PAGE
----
Repository logo

Mother, daughter, sister, wife? interogating construction of South African Indian women's Identity – a study of South African Indian women playwrights and our plays.

Thumbnail Image



Journal Title

Journal ISSN

Volume Title



This thesis interrogates the gendered constructions and representations of Indian South African women (ISAW), South African Indian women (SAIW), and/or South African women of Indian descent’s (SAWOID) identity through a study of such playwrights and their plays, including my own work. ISAW, SAIW and/or SAWOID lives are critically affected by the roles we are expected to perform in our families, namely those of daughter, sister, wife, and mother. Sylvia Walby (1990) distinguishes two key forms of patriarchy: public and private. Such a differentiation is particularly relevant to ISAW, SAIW and/or SAWOID who have long been confined to the private domain in South African Indian (SAI) communities and families for the purposes of patriarchal and cultural preservation (Govender, 1999, 2001). Thus, although great strides have been made in ISAW, SAIW and/or SAWOID’s lives, traditional patriarchal roles remain entrenched (Rajab, 2011). Theatre, particularly in this study playwriting, offers SAIW like myself, an empowering public space to articulate our own subject positions (Govender, 2001). The study therefore adopts an autoethnographic and practice-based research (PaR) approach, methodological modes that are rooted in each individual’s creativity and experiences. Autoethnography and PaR connect in my thesis through the play I have written and directed as a primary part of this study, Devi (2019). Furthermore, the research explores the theatrical work of ISAW, SAIW and/or SAWOID through a reflexive thematic analysis of interviews with selected playwrights and a textual analysis of their selected plays. In undertaking such a study, I unpack the politics of identity construction through a feminist poststructural framework. Principally, I assert that Ideological State Apparatuses (ISAs), as conceptualised by French philosopher Louis Althusser (1971, 2006), especially those of family, religion and culture, are powerful ideological constructs. These ISAs strongly shape our experiences and the construction of our identities, which paradoxically, are both personally chosen but also socially regulated (Hall, 1997; Weedon, 1997; 2004). As a SAIW playwright, I am critically examining the specificity of the SAI (diasporic) community and how we continue to maintain traditional patriarchal values postcolonialism and post-apartheid. The often marginalised yet vital voices of ISAW, SAIW and/or SAWOID playwrights challenge the predominant patriarchally embedded socio-cultural practices of SAI communities and families, offering a dynamic “re-representation of brown female identity” (Naicker, 2017: 39).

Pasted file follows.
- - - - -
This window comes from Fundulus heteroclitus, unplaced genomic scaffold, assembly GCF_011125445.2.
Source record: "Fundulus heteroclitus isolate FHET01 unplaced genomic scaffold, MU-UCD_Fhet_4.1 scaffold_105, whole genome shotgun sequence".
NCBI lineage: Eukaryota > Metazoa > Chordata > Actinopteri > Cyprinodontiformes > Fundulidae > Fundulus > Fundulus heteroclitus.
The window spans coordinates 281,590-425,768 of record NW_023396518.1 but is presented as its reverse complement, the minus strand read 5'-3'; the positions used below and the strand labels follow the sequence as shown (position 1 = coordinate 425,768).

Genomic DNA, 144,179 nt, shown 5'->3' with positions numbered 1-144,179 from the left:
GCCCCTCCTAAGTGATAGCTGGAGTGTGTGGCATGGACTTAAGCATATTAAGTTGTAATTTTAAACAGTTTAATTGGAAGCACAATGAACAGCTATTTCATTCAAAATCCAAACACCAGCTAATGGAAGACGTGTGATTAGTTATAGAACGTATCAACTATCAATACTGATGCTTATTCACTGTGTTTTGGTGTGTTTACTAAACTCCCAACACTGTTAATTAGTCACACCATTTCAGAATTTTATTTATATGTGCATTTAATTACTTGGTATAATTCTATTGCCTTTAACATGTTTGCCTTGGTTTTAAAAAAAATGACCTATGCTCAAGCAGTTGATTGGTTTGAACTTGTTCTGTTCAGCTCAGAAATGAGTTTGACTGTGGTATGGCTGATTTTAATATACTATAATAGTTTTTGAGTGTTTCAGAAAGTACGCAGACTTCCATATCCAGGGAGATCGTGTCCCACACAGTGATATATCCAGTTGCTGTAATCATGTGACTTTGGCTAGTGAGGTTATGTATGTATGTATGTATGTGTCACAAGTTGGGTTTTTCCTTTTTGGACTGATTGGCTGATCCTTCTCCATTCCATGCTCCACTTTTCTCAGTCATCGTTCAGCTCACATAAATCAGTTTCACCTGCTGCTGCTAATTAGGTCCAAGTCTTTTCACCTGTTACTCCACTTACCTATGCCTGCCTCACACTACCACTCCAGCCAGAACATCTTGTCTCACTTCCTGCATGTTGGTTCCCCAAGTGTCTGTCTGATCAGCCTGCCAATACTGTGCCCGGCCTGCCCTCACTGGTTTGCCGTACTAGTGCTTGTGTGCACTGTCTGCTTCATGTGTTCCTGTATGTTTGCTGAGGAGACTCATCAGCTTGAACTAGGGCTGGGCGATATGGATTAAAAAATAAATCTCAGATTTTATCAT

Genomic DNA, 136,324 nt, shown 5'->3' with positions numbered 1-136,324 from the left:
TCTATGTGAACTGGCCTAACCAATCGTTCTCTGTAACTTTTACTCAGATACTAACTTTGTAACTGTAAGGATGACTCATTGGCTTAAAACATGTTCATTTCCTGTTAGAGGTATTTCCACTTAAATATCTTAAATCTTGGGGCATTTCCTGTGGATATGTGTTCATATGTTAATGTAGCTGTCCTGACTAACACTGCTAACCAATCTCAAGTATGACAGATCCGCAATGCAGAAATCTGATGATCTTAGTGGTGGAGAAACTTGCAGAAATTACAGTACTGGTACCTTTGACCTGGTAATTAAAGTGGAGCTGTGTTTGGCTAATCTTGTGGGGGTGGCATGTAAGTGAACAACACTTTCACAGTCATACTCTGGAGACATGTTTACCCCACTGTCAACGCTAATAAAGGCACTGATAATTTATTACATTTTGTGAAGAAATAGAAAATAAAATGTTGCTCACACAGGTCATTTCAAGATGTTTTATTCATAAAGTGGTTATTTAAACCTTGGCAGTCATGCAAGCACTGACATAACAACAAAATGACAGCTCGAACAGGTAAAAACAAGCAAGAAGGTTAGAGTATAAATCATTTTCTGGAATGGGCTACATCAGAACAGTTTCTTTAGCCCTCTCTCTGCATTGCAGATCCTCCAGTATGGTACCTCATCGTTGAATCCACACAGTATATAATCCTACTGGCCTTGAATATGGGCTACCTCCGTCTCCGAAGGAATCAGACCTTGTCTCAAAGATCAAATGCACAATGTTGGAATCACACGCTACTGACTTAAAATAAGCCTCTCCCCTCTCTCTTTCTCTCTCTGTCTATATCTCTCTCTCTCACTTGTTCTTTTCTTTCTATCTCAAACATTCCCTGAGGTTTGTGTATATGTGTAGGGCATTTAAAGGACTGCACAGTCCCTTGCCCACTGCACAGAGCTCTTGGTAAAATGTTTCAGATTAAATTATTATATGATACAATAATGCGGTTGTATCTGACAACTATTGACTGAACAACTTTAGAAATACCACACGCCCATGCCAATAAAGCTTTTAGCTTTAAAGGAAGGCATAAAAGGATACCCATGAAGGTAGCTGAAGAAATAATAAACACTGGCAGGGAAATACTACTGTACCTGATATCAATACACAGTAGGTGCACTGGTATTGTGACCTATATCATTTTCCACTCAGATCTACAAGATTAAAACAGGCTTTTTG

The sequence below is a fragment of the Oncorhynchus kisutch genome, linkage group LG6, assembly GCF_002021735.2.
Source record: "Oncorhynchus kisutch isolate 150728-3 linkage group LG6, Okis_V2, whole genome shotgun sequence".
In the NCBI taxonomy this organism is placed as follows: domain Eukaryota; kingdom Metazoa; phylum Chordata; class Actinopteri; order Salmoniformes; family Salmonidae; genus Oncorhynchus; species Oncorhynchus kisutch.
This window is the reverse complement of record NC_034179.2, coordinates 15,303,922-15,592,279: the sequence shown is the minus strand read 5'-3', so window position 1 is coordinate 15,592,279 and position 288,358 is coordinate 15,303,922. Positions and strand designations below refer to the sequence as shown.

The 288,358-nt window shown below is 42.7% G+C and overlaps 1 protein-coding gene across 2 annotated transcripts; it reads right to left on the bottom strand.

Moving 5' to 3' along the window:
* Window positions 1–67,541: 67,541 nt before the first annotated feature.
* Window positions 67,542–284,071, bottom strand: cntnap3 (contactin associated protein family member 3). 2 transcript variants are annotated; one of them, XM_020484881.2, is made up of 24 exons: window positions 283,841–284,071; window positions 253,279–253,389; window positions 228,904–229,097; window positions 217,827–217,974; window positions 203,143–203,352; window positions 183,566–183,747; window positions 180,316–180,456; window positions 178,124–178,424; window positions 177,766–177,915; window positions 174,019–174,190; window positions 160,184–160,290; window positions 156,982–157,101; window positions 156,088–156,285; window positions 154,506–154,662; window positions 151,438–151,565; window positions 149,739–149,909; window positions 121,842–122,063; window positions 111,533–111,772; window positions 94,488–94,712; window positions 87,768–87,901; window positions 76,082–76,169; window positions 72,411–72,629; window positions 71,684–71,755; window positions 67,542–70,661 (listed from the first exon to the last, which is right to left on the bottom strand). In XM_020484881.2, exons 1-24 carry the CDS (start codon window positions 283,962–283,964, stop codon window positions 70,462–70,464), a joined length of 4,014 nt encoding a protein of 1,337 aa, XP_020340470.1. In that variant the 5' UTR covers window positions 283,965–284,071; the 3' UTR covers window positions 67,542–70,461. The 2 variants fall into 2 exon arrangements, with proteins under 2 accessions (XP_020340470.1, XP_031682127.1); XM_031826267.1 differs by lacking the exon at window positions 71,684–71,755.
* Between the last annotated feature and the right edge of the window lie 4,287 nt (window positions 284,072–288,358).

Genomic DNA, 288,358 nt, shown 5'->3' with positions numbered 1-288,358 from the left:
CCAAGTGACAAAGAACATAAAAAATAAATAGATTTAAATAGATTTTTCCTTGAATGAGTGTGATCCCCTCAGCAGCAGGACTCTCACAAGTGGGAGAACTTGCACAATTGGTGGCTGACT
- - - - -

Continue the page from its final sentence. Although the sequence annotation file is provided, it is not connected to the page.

Doctoral Degree. University of KwaZulu-Natal, Durban.